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Dec. 9, 2022

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Crews start demolition at Vancouver Red Lion at the Quay

By , Columbian Innovation Editor
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6 Photos
Demolition crews tear into a section of the former Red Lion at the Quay on Tuesday morning. The building's demolition will take four to six weeks.
Demolition crews tear into a section of the former Red Lion at the Quay on Tuesday morning. The building's demolition will take four to six weeks. ( Amanda Cowan/The Columbian) Photo Gallery

The Red Lion at the Quay is coming down — and no, the fire last month didn’t cause it to come down sooner.

Workers have been slowly demolishing the 62-year-old hotel and restaurant building while deconstructing some of the pieces of lumber and windows to use in other projects. Crews started tearing down the western side of the building with a grappling excavator on Monday, and they’ll continue work, finishing in four to six weeks, according to Mark Newell, project delivery manager at the Port of Vancouver.

The Red Lion building sits on a concrete dock, supported by about 900 century-old wooden pilings sunk into the bed of the Columbia River. Those materials are a separate contract that’s still in a permitting phase, Newell said. They could be reclaimed and used in another project, but there’s been no decision.

At the end of the Red Lion building demolition, the concrete dock will be fenced off for safety. The port plans to remove the concrete dock and wooden pilings at the end of next year. In 2024, a new dock will be built there, estimated to cost $34.3 million, according to the Port of Vancouver.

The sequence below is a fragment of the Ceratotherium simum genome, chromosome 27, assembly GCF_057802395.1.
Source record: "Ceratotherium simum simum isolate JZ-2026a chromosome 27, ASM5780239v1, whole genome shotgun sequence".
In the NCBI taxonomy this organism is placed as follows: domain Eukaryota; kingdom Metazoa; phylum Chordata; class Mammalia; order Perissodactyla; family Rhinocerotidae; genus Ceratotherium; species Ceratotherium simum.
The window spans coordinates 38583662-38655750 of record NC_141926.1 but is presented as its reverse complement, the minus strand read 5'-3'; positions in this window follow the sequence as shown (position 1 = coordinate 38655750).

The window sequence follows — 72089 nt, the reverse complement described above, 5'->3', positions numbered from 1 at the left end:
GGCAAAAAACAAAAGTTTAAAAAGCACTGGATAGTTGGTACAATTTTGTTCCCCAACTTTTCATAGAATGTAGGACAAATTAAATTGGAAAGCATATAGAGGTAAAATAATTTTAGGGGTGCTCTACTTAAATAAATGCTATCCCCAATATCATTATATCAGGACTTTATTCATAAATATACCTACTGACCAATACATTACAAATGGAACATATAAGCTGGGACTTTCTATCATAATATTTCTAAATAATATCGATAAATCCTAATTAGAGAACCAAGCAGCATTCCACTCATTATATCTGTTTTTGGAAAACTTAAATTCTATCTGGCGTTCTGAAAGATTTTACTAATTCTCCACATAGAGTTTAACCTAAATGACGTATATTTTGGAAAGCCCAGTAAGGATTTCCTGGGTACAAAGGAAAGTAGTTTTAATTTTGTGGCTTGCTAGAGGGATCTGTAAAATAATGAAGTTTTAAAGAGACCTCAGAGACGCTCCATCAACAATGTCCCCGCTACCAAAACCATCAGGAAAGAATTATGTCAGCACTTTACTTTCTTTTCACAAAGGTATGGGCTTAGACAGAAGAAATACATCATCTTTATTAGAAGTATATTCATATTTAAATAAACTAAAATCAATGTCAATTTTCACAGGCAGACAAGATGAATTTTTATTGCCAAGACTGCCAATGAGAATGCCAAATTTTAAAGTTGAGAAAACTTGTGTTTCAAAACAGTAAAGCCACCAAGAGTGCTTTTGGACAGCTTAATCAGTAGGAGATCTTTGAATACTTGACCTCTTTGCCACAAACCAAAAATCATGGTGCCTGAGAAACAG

The majority of the demolished material is being trucked to Waste Connections in Vancouver, but asbestos-containing materials were sent to the Wasco County Landfill, Newell said.

The prominent “Red Lion” sign, which was damaged by a fire last month, will likely come down in about two weeks, but there’s no set date right now.

“This will likely occur in small pieces versus a large single crane operation due to the size, considerations with wind,” Newell said.

Some of the century-old wood and other material in the Red Lion Hotel is set for reuse.

“Many of the deconstructed materials are being recycled or reused, including the interior handrails, the 100-year-old timber beams and exterior windows, which will be used to make greenhouses,” said Therese Lang, spokesperson for the Port of Vancouver.

The demolition contract with Keystone Contracting was approved last fall for $1,302,000.

The Port of Vancouver plans to develop the property, part of Terminal 1, into a multibuilding development with a possible marketplace on the new dock. ZoomInfo is also planning to move its headquarters into a building in the Terminal 1 development near the new dock.

The Quay opened in 1960 as one of the most fashionable spots in Vancouver. The Thunderbird/Red Lion company purchased the property in 1973 and owned it until it closed in 2015. It was briefly occupied by WareHouse ‘ ’23 until pandemic restrictions forced it to shut down.

“For years the Quay, and later, the Red Lion, served as an important gathering place where many memories were made,” said Julianna Marler, CEO of the Port of Vancouver. “Every major life event happened here, including proms, engagements, weddings and other milestones. But we’re making a place for new memories to be made with an active and dynamic waterfront for all people to enjoy.”

8 Photos
Demolition continues at the former Red Lion Hotel at the Quay as a sign for the new AC Hotel by Marriott is seen nearby on Tuesday morning, March 8, 2022.
Red Lion demolition Photo Gallery